The Cambrian explosion is getting more explosive

A story on the Cambrian explosion from the radically pro-evolution BBC. (H/T Evolution News)


In a new study, Canadian researchers identified a previously unclassifiable fossil that was long believed to belong perhaps to the shrimp family.

They called it Nectocaris pteryx – a small soft-bodied cephalopod with two tentacles rather than the eight or 10 seen in today’s octopuses.

The new survey’s results were presented in the journal Nature.

The findings make the ancestors of modern squid and octopuses at least 30 million years older.

Evolutionary biologist Martin Smith, the main author of the study, told PA news agency that the findings bring cephalopods much closer to the first appearance of complex animals.

“We go from very simple pre-Cambrian life-forms to something as complex as a cephalopod in the geological blink of an eye, which illustrates just how quickly evolution can produce complexity,” said Mr Smith.

Yes, isn’t it amazing how naturalistic mechanisms like “evolution” can create brand new complex body plans out of nothing, in the blink of an eye? And isn’t it amazing that this evidence doesn’t falsify naturalism at all! Oh, no no no no no no, it doesn’t – because naturalism is a blind faith commitment. Evidence is irrelevant to a blind faith commitment. The entire physical universe can pop into being out of nothing, but naturalism is still true – because they want it to be true. All praise the Flying Spaghetti Monster!

The more body plans that appear suddenly, the less plausible evolution becomes. You can’t have a massive infusion of biological information appearing out of nowhere without an intelligent agent to sequence the individual characters. New software requires a software engineer.

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7 thoughts on “The Cambrian explosion is getting more explosive”

  1. Do you have some evidence that disputes the current understanding of the Cambrian Explosion? You do know that a geological “blink of an eye” is still millions upon millions of years right? The Cambrian, specifically took about 55 million years if I remember correctly.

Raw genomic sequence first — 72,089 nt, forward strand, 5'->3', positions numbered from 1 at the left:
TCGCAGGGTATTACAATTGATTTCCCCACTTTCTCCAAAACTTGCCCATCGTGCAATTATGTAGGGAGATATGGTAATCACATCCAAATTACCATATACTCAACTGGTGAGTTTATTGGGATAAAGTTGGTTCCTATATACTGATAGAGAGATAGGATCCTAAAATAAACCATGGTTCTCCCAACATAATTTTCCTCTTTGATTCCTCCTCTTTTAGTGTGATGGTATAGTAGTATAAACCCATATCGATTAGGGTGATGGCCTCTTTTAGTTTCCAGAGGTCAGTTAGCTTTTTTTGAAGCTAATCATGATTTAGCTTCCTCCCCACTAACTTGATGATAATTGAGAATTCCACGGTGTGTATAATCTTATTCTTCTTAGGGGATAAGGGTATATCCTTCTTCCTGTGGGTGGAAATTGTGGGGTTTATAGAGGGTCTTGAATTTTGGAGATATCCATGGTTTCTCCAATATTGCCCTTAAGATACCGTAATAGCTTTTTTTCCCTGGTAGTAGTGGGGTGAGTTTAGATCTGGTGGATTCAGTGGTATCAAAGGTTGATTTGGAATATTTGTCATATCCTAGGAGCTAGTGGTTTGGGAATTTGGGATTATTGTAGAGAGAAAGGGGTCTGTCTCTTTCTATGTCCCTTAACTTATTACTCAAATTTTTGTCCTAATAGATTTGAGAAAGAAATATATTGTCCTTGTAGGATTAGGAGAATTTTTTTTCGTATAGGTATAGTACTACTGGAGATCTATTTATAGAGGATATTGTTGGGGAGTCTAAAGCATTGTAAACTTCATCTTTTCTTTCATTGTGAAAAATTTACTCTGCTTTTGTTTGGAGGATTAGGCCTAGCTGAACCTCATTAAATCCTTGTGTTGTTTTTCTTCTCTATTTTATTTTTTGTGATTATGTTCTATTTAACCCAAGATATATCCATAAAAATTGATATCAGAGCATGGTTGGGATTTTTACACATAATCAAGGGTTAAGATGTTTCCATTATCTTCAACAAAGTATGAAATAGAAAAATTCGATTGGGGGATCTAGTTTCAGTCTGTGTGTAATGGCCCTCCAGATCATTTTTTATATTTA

If you’ve got a counter-argumnet, by all means, present it.


    1. The phyla come in over a period of 3-5 million years. The fossil record is supposed to show a branching tree of life, starting with one or two phyla and gradually branching out into different body plans. What you see in the fossile record is 3.5 billion years of single-cell organisms, then all the phyla come in. No new phyla since the Cambrian explosion. They all came in suddenly with no precursors in the fossil record.


      1. It’s much more than 3-5 million years. The Cambrian spanned a period roughly equal to the time since the the extinction of the dinosaurs until now. It wasn’t some crazy evolutionary weekend.

        The progression of evolution throughout the Cambrian is very much intact, showing the expected branching, and the expected transitions. It just happened more rapidly at the time, and there are many things that could have caused that. Much more oxygen was in the air, which speeds up mutations. The amount of information in the genome of animals may also have reached a critical point where more mutations ended up to be beneficial. There are lots of good theories, but we don’t need to know why it happened to look at the evidence and determine that it did, in fact, happen.

        None of the new creatures had body parts that evolved out of nothing. Each and every new body part is just a new or more advanced use of a body part that existed in an ancestor. The eye is a perfect example, is well documented, and exists in all ancestral stages in current creatures that can be observed.

        We know that these animals existed – you don’t seem to deny that – and we know which ones came first due to the fossil record and the genetic analysis of modern day animals, which match perfectly, so one cannot deny that the Cambrian Explosion was a bona-fide event. So what is your argument? That it did not actually happen, or that this was the creation event performed by God?


        1. The phyla don’t come in over the whole Cambrian era, just from 543 mya to 540 mya, or maybe 538 mya at the latest. It’s some crazy evolutionary weekend. Here’s a Time magazine article that says 5-10 million, but that article is old. It’s 2-3, 5 max.